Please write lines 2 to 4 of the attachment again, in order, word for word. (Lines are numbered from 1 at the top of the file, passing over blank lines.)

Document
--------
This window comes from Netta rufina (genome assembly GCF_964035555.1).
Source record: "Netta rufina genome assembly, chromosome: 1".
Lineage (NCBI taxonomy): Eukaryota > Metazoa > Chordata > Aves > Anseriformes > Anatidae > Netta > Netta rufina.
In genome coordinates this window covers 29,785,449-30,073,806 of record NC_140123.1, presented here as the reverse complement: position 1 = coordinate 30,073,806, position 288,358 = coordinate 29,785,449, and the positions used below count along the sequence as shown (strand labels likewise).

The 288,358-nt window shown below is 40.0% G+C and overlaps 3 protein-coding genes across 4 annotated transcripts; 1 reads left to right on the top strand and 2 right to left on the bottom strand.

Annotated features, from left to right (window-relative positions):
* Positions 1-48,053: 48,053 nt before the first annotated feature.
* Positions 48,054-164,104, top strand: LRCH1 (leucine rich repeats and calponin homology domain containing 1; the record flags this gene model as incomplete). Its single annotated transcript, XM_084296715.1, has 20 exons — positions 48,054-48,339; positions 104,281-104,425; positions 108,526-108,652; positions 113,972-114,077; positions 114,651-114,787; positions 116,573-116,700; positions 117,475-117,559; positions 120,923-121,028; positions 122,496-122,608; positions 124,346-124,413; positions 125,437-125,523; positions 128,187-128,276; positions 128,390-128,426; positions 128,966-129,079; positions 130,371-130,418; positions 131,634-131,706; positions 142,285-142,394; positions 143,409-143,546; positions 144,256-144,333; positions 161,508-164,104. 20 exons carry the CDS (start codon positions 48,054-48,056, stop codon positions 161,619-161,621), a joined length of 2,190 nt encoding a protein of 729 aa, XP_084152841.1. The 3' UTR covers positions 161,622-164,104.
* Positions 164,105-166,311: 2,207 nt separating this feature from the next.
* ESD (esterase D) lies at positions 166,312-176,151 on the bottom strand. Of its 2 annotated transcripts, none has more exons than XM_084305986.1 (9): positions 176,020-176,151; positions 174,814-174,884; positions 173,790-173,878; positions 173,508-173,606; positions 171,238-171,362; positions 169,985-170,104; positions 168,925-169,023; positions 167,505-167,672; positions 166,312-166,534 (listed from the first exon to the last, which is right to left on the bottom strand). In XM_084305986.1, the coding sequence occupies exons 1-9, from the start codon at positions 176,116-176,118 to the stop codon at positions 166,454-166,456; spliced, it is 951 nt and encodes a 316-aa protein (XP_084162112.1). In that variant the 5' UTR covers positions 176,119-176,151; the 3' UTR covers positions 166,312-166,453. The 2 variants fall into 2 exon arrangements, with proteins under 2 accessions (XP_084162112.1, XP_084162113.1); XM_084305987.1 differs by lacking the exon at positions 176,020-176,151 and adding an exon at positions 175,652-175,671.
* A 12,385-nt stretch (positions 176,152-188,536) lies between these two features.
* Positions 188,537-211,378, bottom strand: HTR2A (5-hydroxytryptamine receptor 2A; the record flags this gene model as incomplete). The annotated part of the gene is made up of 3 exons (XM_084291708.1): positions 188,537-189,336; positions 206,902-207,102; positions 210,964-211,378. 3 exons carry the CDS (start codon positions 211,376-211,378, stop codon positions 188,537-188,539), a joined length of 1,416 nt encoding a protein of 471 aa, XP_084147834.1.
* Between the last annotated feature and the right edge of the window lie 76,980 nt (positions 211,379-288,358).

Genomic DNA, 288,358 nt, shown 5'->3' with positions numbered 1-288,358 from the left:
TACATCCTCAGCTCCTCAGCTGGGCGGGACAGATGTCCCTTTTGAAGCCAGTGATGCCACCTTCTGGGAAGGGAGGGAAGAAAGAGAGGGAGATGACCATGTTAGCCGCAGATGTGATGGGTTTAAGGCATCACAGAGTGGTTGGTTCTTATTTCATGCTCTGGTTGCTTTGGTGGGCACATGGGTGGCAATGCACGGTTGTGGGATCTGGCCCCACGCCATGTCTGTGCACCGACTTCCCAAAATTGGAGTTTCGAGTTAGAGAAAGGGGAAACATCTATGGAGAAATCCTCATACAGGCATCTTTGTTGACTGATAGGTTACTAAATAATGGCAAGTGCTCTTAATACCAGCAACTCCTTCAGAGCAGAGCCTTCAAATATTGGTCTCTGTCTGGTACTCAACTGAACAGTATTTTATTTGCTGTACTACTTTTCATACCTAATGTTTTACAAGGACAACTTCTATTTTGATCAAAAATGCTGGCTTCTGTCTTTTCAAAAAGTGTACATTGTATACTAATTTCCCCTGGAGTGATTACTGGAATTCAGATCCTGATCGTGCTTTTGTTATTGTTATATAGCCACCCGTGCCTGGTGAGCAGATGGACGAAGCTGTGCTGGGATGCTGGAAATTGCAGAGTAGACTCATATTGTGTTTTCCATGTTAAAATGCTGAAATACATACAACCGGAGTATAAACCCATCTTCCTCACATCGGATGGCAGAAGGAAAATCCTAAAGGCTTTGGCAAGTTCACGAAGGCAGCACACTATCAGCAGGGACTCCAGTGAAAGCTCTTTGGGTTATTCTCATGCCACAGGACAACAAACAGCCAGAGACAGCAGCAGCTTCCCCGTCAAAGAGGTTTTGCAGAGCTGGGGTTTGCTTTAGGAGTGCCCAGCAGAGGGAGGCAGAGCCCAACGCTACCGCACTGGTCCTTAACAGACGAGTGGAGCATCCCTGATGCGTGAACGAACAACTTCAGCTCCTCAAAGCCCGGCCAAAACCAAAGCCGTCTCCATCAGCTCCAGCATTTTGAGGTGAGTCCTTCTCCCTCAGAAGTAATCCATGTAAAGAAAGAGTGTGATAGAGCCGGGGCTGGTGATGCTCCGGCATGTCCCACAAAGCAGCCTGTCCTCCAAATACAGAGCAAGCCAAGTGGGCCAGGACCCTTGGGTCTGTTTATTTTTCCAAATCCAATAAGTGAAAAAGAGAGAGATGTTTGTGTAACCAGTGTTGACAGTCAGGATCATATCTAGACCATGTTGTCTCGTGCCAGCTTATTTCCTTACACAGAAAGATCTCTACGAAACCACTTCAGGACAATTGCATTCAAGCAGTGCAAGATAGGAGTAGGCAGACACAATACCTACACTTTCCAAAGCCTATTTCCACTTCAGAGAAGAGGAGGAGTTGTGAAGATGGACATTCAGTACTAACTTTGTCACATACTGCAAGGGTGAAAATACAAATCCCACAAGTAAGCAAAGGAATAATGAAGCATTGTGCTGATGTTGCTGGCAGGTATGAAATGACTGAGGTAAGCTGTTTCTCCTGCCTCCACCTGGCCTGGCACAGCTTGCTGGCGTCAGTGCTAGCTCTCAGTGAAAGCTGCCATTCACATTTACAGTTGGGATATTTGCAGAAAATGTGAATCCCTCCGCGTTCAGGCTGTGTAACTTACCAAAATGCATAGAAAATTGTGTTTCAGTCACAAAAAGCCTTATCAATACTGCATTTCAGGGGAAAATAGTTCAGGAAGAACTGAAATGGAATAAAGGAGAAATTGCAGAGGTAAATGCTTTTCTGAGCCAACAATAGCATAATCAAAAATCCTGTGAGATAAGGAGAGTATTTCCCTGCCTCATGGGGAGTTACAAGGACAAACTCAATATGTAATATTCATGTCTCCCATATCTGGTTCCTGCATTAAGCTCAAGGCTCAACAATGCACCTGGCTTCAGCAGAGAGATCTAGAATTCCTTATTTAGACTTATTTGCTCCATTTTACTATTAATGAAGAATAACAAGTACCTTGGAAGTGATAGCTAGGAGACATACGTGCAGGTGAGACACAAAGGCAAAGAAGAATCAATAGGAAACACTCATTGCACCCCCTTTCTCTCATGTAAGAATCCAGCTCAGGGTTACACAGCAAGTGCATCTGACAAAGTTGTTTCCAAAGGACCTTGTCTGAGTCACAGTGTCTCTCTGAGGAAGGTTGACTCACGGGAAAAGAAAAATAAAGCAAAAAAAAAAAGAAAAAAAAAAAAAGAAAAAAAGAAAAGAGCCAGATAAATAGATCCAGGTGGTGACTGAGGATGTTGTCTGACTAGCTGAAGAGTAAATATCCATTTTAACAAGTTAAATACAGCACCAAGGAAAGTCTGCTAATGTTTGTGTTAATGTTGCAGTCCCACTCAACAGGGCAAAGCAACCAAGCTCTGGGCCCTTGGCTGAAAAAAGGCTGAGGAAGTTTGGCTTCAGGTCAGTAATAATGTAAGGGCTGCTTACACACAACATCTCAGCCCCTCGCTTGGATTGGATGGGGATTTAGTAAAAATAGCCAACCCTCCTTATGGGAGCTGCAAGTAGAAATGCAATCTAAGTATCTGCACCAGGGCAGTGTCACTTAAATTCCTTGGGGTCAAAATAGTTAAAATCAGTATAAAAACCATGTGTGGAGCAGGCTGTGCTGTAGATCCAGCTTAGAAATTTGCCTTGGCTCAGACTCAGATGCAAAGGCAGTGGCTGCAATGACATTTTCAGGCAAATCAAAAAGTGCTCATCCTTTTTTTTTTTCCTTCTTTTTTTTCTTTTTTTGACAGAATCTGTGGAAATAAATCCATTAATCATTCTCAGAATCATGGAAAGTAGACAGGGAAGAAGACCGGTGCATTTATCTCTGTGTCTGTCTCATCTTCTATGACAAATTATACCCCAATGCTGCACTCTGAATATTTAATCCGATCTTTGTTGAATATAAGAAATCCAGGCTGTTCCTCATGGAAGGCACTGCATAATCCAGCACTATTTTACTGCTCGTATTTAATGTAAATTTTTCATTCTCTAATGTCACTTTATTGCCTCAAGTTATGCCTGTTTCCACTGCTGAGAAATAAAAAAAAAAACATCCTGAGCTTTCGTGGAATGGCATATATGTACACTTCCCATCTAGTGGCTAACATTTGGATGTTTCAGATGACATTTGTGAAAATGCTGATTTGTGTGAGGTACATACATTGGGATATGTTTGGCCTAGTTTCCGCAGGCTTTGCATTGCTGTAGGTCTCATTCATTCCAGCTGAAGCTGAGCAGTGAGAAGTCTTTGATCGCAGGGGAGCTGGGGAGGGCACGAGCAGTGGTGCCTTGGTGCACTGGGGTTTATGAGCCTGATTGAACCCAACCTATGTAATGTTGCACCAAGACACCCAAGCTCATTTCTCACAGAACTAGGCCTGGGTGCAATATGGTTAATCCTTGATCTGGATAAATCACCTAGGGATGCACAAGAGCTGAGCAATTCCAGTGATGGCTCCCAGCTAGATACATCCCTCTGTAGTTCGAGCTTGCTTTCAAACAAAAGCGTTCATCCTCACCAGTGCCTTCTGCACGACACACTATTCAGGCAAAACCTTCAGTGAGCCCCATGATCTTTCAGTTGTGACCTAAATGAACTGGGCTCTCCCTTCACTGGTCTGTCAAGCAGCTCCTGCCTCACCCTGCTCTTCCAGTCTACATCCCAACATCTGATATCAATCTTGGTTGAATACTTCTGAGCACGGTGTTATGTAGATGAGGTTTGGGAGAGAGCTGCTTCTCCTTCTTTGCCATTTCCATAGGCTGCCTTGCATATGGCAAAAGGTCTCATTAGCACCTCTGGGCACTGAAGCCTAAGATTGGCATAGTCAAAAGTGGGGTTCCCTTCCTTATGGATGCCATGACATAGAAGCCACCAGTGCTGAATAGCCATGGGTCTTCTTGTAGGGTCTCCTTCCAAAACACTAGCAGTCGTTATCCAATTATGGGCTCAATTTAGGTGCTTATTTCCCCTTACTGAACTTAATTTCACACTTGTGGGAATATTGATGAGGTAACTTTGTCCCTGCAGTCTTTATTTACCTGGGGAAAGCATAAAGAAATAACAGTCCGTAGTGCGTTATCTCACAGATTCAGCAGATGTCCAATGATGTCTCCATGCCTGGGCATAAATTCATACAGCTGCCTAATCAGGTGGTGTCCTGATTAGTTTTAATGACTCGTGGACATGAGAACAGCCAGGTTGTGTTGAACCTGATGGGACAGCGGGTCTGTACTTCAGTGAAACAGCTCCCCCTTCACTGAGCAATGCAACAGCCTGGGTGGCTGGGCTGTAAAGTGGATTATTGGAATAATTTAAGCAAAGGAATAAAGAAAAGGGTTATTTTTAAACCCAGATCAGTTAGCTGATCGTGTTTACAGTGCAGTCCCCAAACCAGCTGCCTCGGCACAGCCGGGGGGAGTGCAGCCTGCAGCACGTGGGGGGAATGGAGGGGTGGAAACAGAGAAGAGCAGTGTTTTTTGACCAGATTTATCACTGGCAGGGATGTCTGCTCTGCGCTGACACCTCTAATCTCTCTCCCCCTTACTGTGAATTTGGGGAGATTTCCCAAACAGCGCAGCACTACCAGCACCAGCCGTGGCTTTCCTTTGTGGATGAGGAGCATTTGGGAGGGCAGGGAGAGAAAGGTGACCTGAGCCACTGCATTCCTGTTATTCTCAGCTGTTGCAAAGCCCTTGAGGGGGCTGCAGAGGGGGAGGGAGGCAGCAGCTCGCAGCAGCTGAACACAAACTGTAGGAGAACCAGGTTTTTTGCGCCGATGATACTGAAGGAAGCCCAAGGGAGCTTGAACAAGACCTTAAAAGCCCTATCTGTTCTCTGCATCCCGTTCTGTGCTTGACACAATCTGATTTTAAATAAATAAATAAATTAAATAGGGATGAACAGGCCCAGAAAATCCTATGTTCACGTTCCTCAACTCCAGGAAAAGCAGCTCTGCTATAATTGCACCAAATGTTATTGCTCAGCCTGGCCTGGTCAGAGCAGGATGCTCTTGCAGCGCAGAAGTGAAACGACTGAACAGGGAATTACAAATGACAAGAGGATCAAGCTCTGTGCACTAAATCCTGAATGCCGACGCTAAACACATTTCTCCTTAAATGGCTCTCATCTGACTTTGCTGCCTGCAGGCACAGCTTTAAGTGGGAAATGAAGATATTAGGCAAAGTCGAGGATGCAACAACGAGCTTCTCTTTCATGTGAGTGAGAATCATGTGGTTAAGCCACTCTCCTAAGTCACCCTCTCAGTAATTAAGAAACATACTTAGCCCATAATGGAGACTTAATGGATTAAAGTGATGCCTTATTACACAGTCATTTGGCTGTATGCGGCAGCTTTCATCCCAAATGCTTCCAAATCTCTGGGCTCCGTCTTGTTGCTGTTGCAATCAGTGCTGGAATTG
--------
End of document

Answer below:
Source record: "Netta rufina genome assembly, chromosome: 1".
Lineage (NCBI taxonomy): Eukaryota > Metazoa > Chordata > Aves > Anseriformes > Anatidae > Netta > Netta rufina.
In genome coordinates this window covers 29,785,449-30,073,806 of record NC_140123.1, presented here as the reverse complement: position 1 = coordinate 30,073,806, position 288,358 = coordinate 29,785,449, and the positions used below count along the sequence as shown (strand labels likewise).